Danger! Passive VoiceAugust 2009

Typical advice given writers is not to use the passive voice. What makes such advice problematic is that most of the people giving that advice generally fail to recognize the passive voice.

The most common misconception is that the passive voice involves all forms of the verb to be. Actually, it's rather depressing seeing how often such statements are made by writers, editors, and agents.

The passive voice refers to a sentence in which the subject receives the action, whereas the active voice refers to a sentence in which the subject does the action.

To be the recipient of an action doesn't necessarily mean that a sentence is weak or unworthy. For example,

    Jack was murdered.
The above is in the passive voice, and I consider it among the more dynamic three-word sentences. Not only that, but it would be difficult to rephrase in the active voice and keep the sentence interesting. For example,
    A party or parties unknown murdered Jack.
The sentence is in the active voice, and it is dull. In any given situation, the passive voice isn't necessarily worse nor the active voice necessarily better. More important, in terms of writing, the key question is, How important is your subject?

Of course, it is easy to go wrong with the passive voice. For example,

    The door was opened by Jill when . . .
The above is passive and weak (unless one is really focused on doors). The simplest usage of the active voice is better:
    Jill opened the door when . . .
For the given sentence, adding a gerund would help suggest an action leading into another action:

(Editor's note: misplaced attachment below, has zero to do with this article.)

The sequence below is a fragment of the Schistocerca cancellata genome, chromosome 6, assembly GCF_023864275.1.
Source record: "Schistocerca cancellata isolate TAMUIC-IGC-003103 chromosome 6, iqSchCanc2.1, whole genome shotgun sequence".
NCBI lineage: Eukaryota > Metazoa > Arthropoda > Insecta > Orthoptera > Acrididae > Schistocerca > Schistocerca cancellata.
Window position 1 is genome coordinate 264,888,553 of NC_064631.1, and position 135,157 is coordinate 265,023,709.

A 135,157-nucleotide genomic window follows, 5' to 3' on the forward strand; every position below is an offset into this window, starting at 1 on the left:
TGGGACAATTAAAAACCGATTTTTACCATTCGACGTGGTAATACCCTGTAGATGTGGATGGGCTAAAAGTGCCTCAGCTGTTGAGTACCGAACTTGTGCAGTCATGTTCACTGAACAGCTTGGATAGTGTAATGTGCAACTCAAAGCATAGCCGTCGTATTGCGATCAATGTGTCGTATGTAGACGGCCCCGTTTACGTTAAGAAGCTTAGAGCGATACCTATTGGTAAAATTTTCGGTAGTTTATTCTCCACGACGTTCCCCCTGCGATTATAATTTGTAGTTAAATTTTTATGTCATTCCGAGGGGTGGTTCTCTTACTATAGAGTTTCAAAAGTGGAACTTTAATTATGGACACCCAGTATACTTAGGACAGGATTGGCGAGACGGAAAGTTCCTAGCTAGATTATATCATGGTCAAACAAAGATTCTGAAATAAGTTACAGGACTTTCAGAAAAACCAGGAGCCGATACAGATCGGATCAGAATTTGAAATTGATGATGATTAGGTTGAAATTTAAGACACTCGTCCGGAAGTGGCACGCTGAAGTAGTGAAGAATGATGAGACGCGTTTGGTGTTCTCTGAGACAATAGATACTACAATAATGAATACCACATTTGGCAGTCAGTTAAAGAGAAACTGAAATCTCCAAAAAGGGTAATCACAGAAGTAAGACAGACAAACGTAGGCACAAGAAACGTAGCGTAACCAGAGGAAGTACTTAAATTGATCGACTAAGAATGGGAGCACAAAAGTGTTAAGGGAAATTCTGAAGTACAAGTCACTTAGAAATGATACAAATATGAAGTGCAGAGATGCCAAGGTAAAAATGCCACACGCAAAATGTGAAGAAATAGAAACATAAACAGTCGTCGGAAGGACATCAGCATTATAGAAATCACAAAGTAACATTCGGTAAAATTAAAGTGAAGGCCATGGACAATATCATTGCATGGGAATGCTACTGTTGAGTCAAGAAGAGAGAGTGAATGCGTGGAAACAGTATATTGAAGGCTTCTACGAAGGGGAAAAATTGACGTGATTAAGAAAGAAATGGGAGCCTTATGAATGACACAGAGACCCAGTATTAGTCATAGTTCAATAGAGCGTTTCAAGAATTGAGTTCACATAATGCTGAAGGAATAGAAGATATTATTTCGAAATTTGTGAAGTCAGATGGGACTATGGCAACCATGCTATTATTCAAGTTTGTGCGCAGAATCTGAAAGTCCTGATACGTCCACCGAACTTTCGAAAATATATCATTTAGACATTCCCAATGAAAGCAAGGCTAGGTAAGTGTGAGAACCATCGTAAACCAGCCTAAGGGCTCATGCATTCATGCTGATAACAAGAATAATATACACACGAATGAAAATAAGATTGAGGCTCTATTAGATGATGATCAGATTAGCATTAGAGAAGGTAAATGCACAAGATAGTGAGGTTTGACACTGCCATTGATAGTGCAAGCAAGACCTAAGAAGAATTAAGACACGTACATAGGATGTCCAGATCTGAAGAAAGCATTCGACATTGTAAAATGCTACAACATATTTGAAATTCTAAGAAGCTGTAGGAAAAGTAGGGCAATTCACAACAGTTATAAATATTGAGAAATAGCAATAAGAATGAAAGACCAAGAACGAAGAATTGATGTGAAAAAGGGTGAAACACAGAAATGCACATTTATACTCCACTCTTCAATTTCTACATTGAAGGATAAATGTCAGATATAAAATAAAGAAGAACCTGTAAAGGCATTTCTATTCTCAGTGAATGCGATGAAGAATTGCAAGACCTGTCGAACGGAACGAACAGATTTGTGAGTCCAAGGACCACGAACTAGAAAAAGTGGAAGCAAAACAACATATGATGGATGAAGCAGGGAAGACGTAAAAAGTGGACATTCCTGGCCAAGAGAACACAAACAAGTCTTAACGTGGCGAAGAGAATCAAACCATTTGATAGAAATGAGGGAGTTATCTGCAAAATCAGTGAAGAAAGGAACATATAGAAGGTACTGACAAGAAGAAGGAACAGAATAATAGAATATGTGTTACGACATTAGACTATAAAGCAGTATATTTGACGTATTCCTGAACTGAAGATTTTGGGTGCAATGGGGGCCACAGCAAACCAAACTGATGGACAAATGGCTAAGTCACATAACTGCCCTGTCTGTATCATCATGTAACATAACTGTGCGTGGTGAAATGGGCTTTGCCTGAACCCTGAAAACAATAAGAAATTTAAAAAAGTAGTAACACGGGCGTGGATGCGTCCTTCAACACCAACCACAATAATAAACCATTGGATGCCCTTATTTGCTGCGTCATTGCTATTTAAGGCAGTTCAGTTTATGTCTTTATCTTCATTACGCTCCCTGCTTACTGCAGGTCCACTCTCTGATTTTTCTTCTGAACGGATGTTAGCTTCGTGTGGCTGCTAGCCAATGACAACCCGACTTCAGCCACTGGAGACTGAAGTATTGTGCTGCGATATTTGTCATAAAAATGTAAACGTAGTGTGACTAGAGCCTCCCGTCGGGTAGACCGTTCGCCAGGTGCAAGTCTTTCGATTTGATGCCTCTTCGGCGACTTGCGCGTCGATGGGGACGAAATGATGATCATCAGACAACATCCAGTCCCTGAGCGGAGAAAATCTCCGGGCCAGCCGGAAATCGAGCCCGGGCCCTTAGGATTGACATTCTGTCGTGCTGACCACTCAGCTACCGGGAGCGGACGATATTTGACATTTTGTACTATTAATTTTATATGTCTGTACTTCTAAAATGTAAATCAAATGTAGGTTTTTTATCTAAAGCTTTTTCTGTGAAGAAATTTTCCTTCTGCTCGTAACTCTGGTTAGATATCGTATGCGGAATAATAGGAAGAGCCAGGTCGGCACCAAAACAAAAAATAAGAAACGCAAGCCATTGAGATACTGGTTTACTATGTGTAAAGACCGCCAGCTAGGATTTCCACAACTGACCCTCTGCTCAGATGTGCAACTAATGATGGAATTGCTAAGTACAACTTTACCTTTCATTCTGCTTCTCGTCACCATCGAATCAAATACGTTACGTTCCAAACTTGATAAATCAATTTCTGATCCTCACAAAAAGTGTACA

Jill was opening the door when . . .
Note that both the passive (The door was opened . . .) and the active (Jill was opening . . .) feature the verb to be. It leads to a somewhat simple rule: The passive is formed by the past tense of the verb to be plus the past tense of a helper verb. Combining the verb to be and a gerund maintains the active voice. For that matter, the past tense of the verb to be by itself is also in the active voice:
    Jerry was in the kitchen.
All my examples feature simple sentences; it can become much more complex; but the structure is the same.

To conclude, fearing the passive voice because it is the passive voice is silly. The passive voice can be used with dramatic effect, especially for suggesting an element of mystery. In terms of number, most sentences of anyone's writing will be in the active voice, but the passive - at the right moment - can give a little something extra.

To denigrate the passive voice because of the word passive makes as much (or as little) sense as recommending perfect tenses for perfect writing.

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